Posted by: Subway Conductor | March 20, 2010

Passover 2010

From Rabbi Arsers:

As you sit down at your Passover Seder this year, I want you to think about these two questions. Why is Moses not mentioned in the Haggadah? And, why Elijah the prophet is?

It is a common misconception to think of Passover as a holiday whose main purpose is to mark a great event in Jewish history? The Exodus from Egypt.  We often talk of the Seder as a device for remembering what happened to us in the past.  But, if we think of the Seder only in this way then we are missing an important point.

Remembering the Exodus from Egyptian bondage is a basic part of Passover.  However, it is certainly not the only, nor, perhaps, even the most important reason why we observe Passover.

The key to understanding the deeper meaning of Passover is found in our two questions.  If the goal of Passover were primarily to remember a historical event, since we know that Moses played a central role in that event, why wouldn’t he play a central role in our remembrance of that event on Passover? But he is not mentioned in the Haggadah (except once in passing) and that should be a clue that something deeper is going on here.

What is it? The redemption that is yet to come.  The Exodus from Egypt is seen in Jewish tradition as a forerunner of the great redemption, which awaits us.  And who is the main symbol of this future redemption? It is Elijah the prophet.  Therefore, it makes sense that Elijah should have a prominent place in the observance of Passover, and he does.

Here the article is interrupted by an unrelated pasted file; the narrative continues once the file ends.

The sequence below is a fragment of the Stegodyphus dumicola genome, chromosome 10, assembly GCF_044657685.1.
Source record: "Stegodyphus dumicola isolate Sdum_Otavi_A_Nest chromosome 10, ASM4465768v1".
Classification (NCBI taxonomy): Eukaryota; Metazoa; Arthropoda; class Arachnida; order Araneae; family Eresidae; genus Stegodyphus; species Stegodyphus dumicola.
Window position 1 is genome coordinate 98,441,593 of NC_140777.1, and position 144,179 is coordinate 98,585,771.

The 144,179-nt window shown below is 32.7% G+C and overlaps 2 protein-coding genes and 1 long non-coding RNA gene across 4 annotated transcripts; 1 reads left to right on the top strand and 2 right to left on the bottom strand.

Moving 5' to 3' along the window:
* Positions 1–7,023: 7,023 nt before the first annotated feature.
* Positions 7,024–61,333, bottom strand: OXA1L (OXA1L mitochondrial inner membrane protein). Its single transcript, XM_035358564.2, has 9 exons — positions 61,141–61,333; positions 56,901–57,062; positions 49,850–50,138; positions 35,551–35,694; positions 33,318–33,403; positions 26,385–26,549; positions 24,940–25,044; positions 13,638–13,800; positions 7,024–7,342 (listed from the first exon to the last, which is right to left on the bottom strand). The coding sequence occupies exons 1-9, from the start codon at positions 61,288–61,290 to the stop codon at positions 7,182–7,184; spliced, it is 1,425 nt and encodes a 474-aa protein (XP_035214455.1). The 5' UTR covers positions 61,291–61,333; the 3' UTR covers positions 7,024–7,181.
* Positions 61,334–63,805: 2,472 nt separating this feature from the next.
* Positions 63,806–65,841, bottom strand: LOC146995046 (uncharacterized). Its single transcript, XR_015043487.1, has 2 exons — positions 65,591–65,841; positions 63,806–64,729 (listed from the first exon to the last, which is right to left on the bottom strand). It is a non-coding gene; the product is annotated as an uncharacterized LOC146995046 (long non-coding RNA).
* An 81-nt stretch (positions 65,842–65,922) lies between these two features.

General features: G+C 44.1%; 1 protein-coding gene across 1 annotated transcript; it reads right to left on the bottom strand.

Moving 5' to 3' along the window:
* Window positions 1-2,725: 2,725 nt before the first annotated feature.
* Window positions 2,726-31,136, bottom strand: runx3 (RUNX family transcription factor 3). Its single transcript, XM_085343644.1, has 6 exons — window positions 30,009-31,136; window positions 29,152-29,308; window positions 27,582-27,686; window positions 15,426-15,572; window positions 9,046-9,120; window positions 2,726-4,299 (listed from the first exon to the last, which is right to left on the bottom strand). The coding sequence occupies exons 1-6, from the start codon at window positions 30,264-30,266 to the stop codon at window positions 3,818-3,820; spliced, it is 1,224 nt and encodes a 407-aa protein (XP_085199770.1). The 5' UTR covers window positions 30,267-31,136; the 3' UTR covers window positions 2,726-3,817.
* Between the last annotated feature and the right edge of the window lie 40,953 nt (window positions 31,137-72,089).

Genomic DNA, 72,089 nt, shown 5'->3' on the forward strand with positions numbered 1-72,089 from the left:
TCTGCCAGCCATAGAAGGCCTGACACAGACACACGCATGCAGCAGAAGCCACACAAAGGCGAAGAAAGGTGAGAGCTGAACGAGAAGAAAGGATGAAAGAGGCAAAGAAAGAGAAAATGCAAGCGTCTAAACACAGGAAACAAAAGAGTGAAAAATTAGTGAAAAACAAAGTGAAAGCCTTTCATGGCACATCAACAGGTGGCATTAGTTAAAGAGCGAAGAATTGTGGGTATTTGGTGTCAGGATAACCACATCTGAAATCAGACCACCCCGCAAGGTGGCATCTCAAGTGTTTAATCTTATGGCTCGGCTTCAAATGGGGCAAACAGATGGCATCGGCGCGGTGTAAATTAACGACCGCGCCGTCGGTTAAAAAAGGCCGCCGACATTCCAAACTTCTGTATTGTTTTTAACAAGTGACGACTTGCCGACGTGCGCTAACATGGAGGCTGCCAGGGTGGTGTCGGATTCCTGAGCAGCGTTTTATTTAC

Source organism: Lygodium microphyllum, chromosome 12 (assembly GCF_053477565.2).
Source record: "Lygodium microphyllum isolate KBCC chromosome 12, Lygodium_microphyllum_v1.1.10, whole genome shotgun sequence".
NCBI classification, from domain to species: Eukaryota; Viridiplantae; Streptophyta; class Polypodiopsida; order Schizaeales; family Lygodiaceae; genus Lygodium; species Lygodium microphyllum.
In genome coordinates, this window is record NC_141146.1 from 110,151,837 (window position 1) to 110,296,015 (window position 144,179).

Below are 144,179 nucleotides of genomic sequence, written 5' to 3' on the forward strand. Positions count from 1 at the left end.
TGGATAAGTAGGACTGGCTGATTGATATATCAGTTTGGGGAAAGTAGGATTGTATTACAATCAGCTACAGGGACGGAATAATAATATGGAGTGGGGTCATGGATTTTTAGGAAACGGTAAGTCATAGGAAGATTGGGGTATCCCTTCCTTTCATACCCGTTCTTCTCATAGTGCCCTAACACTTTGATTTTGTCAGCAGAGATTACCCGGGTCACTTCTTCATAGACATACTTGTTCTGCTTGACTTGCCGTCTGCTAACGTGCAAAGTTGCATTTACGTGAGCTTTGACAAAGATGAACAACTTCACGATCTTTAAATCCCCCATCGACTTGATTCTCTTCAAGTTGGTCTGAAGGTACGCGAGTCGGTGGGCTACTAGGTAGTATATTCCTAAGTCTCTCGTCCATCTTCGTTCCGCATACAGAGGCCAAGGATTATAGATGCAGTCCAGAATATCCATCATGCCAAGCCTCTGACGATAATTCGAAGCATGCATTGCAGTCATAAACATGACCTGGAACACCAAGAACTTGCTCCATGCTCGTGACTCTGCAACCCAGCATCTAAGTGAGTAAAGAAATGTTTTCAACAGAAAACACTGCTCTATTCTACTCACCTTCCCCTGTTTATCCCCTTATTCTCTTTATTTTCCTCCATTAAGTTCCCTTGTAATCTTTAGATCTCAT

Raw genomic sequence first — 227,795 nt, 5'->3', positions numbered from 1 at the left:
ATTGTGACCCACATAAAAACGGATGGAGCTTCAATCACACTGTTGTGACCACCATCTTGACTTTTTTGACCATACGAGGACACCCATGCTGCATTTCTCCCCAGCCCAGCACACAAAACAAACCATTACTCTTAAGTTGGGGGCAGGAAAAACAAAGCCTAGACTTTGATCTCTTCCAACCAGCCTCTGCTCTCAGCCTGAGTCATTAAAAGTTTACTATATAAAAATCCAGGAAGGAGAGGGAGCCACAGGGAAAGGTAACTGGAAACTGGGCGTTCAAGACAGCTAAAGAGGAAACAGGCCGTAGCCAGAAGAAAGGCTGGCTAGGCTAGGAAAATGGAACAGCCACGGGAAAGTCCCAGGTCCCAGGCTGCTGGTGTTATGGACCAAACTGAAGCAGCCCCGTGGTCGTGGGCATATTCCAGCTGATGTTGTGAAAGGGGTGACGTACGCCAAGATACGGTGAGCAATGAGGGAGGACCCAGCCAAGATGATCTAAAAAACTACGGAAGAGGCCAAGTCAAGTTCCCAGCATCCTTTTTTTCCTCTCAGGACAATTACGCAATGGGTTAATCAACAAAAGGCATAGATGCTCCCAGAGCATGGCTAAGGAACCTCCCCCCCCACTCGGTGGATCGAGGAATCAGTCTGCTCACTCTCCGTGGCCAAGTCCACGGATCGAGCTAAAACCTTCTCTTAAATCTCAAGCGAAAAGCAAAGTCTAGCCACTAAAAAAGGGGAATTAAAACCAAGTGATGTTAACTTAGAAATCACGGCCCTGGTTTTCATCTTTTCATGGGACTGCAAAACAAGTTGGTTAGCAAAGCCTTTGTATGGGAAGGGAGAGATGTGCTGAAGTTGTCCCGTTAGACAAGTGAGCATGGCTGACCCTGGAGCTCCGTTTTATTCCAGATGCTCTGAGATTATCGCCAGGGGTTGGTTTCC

Two different elements of the Seder evoke Elijah.  One is the fifth cup of wine, which we call the “cup of Elijah.”  The second is when we open the door to let Elijah in.

As a matter of fact, Elijah enters the Seder almost right in the middle, right after the meal.  This indicates how central he is to the Seder.  By invoking the name of Elijah, we are expressing our hope for the coming of the Messiah which Elijah will precede.

The absence of Moses from the Seder and the prominence of Elijah should lead us to understand that when we observe Passover, we

are reaffirming our faith that the Exodus from Egypt was just the beginning of a process that will ultimately lead us to a far greater and more permanent redemption. The Seder should prompt us to rededicate ourselves to the fulfillment of that process.

In Jewish stories, the prophet Elijah is often pictured as a poor, homeless person.  In many folk tales, he appears dressed in rags and waits to be invited into someone’s house.  When he is, he performs miracles for them to reward their hospitality.  This folk tradition teaches a powerful lesson.  If we want Elijah to usher in the messianic time, then we must open our doors to the poor and the hungry.  We begin our Seder with an invitation to  ‘all who are hungry to come and eat.”  This act, which comes at the beginning of the Seder, is the essential starting point for what we express in hopeful anticipation at the end of the Seder, “Next year in Jerusalem!”

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